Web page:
Ben Brode worked for Blizzard for 15 years, working his way up from a low-level position to become one of the lead designers of the monstrously successful game Hearthstone. He is now the Chief Creative Officer at his own game studio called Second Dinner, which created the digital collectible card game for Marvel called Marvel Snap. This episode was super-fun to record, with some great stories and many great lessons about creating some of the biggest digital card games on the planet!

“Someone would say, ‘we could do that, but someone would have to manually enter all that data.’ And I would be like, ‘Yo, I’ll do it!’”

Ben begins by talking about getting his job at Blizzard after routinely delivering late-night pizzas to the office. He started working as a quality assurance tester (QA). He talked about what that job entails and how he eventually worked his way up to a creative position on the World of Warcraft Trading Card Game and, eventually, the lead designer of Hearth Stone. We discuss his work ethic regarding the grind of moving up from a low-level position at a big game company, and he tells a ton of great stories.

“It’s not about the number of decisions per game; it’s the density of decisions and how fun they are to make.”

Here we discuss the creation of Hearthstone. We discuss all the methods they used to develop everything that went into the legendary digital card game. Ben talks about how they developed the drafting system, card play, and decision-making.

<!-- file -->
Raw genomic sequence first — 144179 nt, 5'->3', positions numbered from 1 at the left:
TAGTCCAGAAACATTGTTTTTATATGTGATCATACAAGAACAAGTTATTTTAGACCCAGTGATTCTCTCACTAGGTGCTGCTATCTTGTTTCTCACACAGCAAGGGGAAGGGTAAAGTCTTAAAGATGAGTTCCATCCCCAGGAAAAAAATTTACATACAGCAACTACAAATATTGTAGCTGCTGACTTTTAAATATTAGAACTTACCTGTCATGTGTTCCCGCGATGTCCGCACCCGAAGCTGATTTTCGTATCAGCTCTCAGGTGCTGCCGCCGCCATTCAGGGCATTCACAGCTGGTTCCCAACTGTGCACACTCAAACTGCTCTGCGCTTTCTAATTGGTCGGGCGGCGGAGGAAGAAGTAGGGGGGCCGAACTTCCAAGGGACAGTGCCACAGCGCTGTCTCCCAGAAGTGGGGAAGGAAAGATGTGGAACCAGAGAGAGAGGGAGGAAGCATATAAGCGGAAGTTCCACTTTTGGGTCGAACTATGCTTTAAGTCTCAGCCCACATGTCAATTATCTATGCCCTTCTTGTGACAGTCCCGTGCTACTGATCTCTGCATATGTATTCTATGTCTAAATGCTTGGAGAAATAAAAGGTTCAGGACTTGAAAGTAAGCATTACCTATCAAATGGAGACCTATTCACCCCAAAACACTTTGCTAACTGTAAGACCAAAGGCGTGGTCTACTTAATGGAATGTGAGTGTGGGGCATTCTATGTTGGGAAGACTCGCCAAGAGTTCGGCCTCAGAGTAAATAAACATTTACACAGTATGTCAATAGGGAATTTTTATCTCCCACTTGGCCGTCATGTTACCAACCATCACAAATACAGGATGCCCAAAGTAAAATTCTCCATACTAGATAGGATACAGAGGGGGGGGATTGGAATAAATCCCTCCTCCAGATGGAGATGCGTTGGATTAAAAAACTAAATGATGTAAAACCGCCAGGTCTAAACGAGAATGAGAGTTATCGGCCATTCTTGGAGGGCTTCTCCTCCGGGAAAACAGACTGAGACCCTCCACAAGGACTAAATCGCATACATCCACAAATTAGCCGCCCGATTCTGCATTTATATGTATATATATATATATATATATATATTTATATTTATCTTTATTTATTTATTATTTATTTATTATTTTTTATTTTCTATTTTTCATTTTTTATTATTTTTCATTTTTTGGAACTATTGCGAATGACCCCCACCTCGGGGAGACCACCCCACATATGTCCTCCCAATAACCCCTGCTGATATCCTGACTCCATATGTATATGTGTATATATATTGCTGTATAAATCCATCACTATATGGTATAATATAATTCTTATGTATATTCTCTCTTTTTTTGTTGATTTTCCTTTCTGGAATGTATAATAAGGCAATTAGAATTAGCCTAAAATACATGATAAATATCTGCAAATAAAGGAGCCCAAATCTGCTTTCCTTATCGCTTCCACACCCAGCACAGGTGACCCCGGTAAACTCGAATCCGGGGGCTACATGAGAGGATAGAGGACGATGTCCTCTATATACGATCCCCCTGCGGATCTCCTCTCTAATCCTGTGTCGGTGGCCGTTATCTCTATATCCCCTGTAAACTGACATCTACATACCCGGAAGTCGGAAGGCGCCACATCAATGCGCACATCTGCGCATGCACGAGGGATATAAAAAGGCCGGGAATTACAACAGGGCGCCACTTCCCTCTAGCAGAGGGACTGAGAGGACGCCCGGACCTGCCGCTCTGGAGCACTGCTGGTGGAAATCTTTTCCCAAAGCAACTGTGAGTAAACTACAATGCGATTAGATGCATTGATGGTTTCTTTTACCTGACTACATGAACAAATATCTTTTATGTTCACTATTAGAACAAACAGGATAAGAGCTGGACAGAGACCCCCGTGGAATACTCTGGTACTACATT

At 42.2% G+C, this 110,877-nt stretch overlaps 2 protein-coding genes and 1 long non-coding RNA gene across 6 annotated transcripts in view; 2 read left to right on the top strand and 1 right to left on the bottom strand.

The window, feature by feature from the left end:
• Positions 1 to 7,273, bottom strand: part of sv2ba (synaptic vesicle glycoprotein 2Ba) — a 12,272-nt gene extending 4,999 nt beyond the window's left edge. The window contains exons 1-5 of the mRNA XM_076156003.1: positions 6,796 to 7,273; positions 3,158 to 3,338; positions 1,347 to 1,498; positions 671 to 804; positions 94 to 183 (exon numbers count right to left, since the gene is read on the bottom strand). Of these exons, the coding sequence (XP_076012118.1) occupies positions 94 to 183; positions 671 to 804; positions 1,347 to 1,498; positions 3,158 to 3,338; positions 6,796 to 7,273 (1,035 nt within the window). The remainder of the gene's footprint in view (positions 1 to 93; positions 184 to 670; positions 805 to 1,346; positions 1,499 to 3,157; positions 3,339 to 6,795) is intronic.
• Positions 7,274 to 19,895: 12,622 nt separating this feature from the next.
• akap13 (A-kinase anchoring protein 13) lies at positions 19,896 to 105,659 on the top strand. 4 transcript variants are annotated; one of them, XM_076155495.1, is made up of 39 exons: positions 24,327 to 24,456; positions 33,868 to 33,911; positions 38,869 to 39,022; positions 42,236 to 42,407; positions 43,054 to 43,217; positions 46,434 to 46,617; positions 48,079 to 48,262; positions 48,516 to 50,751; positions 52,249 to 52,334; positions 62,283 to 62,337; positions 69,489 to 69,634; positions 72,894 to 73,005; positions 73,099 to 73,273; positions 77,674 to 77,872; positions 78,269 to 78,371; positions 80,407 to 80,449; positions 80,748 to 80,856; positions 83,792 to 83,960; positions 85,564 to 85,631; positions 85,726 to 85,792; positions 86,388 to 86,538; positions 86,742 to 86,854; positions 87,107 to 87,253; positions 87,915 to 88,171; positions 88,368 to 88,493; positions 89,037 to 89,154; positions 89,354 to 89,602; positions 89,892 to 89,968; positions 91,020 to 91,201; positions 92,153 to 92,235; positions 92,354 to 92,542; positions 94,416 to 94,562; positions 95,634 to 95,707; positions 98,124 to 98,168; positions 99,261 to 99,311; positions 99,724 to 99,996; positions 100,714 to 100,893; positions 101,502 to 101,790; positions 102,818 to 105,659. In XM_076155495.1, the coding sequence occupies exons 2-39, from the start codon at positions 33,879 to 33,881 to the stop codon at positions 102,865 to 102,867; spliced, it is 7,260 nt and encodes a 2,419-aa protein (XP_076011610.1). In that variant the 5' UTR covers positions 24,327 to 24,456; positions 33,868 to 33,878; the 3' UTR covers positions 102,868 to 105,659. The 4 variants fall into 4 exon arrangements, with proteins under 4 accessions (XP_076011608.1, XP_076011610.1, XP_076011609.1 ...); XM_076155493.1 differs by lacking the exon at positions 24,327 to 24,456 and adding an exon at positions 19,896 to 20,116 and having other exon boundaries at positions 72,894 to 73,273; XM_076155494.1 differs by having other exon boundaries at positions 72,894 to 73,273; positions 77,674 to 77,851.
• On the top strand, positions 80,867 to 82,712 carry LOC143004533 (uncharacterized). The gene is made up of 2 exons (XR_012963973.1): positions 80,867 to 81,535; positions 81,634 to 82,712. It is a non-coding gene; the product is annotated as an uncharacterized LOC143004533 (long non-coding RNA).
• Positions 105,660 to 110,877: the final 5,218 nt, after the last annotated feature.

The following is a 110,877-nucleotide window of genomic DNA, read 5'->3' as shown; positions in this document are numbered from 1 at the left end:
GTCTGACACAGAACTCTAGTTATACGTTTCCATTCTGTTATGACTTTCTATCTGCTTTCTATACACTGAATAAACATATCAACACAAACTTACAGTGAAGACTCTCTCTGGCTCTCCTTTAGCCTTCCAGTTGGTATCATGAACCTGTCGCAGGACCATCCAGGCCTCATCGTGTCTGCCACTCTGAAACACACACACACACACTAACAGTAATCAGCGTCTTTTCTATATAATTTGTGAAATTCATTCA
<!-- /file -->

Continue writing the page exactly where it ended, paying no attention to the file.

“We had a relationship built on trust over a long time of working together, and they said, you can run the company the way you want to run it, and gave us a ton of freedom, and said ‘here’s an investment of 30 million bucks for a minority stake.’”

Ben is the Chief Creative Officer at his company, Second Dinner. They got an early investment of 30 million dollars from NetEase. This is a fantastic lesson about building great relationships as you move through the industry. 

We go on to talk about the development of Marvel Snap and how it uses “meta-progression,” which means the cards don’t power up in the way many other card games work; instead, they’re more collectible but still affect the gameplay. In addition to designing a fun game, free to play digital games live or die based on the “out of game loops” and how much fun it is to collect cards and come back to play on a day-to-day and week-to-week basis. Ben has a ton of incredible insights on this subject. We go on to discuss the design process for the currencies in the game and a variety of the game’s unique aspects.